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Diverse voices

This book focuses on the drama and poetry published since 1990. It also reflects upon related forms of creative work in this period, including film and the visual and performing arts. The book discusses some of the most topical issues which have emerged in Irish theatre since 1990. It traces the significance of the home in the poetry of Eiléan Ní Chuilleanáin and Vona Groarke. The book also focuses on the reconfigurations of identity, and the complex intersections of nationality, gender and race in contemporary Ireland. It shows how Roddy Doyle's return to the repressed gives articulation to those left behind by globalisation. The book then examines the ways in which post-Agreement Northern fiction negotiates its bitter legacies. It also examines how the activity of creating art in a time of violence brings about an anxiety regarding the artist's role, and how it calls into question the ability to re-present atrocity. The book further explores the consideration of politics and ethics in Irish drama since 1990. It talks about the swirling abundance of themes and trends in contemporary Irish fiction and autobiography. The book shows that writing in the Irish Republic and in the North has begun to accommodate an increasing diversity of voices which address themselves not only to issues preoccupying their local audiences, but also to wider geopolitical concerns.

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The Republic and Northern Ireland since 1990

Irish Republic and in the North has begun to accommodate an increasing diversity of voices which address themselves not only to issues preoccupying their local audiences, but also to wider geopolitical concerns, particularly since 11 September 2001 and the outbreak of the war in Iraq in 2003. One of many manifestations of this growing global consciousness was an anthology entitled Irish Writers Against War, published by Conor Kostick and Katherine Moore, which brought together writers from both sides of the border to deprecate the proposed invasion as ‘not

in Irish literature since 1990

often the least likely to have a voice in public science or education policy. Moreover, they are seldom seen as an important or primary audience for science communication initiatives. Lumping together these important – yet often complex and nuanced – moral, social, political and geopolitical concerns with what are caricatured as extreme fundamentalist religious positions inhibits us from building a better understanding of what might be at play when people say they reject evolution. Little or no data have been systematically collected across publics to discern how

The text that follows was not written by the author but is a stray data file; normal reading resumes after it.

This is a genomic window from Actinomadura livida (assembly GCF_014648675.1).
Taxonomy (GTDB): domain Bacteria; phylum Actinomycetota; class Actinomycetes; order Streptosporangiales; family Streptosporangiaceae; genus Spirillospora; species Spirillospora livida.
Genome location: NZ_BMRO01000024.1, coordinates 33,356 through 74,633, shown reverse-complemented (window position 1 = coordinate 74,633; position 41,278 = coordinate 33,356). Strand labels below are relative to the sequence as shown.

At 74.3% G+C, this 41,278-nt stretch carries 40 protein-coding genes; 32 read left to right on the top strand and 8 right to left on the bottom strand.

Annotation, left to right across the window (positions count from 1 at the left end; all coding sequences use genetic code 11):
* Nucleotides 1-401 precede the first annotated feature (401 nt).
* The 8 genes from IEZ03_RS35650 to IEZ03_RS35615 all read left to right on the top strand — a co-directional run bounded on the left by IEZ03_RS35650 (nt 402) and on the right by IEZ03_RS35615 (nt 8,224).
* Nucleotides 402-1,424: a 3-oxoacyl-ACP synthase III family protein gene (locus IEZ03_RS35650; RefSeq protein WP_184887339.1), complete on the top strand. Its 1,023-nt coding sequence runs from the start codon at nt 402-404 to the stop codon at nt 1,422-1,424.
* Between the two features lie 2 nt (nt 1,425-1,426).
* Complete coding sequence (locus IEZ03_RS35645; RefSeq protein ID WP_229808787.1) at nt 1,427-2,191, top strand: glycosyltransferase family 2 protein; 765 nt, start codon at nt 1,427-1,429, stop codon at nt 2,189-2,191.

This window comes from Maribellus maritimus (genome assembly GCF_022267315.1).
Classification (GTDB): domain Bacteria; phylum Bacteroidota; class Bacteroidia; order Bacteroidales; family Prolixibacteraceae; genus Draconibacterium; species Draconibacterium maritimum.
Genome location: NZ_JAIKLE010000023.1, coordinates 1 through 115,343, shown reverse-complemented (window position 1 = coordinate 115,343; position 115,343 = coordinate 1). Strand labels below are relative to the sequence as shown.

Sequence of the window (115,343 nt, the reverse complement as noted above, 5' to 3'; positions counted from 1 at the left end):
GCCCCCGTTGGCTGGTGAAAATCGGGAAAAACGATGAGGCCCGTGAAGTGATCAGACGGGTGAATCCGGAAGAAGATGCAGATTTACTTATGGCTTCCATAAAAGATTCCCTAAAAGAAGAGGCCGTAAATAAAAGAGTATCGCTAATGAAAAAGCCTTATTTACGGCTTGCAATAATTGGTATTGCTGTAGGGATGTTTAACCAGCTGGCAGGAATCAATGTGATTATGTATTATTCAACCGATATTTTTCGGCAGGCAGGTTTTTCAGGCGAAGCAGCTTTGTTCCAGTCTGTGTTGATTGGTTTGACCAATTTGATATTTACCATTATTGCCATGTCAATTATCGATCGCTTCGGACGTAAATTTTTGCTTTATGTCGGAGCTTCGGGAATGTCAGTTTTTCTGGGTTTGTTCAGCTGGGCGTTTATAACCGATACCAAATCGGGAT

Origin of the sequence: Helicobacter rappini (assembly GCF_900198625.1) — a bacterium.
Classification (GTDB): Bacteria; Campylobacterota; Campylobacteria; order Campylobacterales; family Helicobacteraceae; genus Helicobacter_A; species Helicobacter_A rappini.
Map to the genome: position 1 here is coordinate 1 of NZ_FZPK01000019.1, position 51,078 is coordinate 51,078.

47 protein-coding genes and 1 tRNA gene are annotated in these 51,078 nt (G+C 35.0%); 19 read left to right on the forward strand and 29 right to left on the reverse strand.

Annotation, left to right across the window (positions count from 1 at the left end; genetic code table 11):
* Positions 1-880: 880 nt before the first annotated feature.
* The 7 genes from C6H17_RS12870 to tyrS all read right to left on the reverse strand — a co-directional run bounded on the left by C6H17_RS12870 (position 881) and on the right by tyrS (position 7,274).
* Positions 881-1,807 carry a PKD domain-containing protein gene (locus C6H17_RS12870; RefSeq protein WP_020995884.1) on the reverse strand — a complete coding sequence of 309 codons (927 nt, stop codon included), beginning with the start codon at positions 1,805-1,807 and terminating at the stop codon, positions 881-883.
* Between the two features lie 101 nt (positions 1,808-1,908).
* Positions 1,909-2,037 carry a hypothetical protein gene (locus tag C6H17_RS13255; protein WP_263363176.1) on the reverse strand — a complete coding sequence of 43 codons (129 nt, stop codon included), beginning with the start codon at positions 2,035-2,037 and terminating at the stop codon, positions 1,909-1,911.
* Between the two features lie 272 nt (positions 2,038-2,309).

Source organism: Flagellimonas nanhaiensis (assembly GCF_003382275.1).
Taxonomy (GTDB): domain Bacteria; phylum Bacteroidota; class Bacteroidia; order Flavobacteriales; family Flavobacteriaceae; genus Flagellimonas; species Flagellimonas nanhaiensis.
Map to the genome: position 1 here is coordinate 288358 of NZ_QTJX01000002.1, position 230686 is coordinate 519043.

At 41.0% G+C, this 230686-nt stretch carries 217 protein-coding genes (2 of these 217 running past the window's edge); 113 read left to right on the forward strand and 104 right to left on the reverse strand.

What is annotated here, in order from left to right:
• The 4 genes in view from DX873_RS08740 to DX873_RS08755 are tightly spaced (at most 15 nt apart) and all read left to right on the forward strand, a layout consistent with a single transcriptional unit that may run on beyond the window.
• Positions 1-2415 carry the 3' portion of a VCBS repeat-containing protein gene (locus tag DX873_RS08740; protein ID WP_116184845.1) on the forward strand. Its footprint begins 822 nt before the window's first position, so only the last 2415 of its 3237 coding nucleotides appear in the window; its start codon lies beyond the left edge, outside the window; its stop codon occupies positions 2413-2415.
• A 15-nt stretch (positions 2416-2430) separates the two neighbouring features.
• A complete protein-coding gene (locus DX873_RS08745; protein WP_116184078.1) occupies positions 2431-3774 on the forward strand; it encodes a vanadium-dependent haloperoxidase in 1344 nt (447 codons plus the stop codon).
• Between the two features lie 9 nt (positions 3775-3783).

in Science and the politics of openness
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New generation Northern Irish poets (Sinéad Morrissey and Nick Laird)

Guinness, are a postmodernist distrust of grand narratives, an alertness to wider geopolitical concerns, and a preoccupation with domestic and family, rather than national history. For Brown, whose focus is exclusively on Northern poetry, the coming poetic generation displays a high degree of mobility and disparity in their work, a determination to cross borders, break silences and proffer ‘bifocal or comparative visions’ (p. 12) of changing private and public terrain. While not wishing to question the validity of these assertions in relation to a substantial number of

in Irish literature since 1990
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governments seemingly unprepared to face even the possibility of a serious conflict between self-determination and integration. As was the case with Portugal, key decisions seem to have been made and attitudes formed in a haze of ambiguity. Official statements indicate a kind of wishful thinking that geopolitical concerns and obligations to support aspirations for self-determination would happily coincide. The Australian Government’s position on East Timor is instructive here. The approach was to hope for no inconvenience – for all the desired outcomes: regional stability

in Human rights and the borders of suffering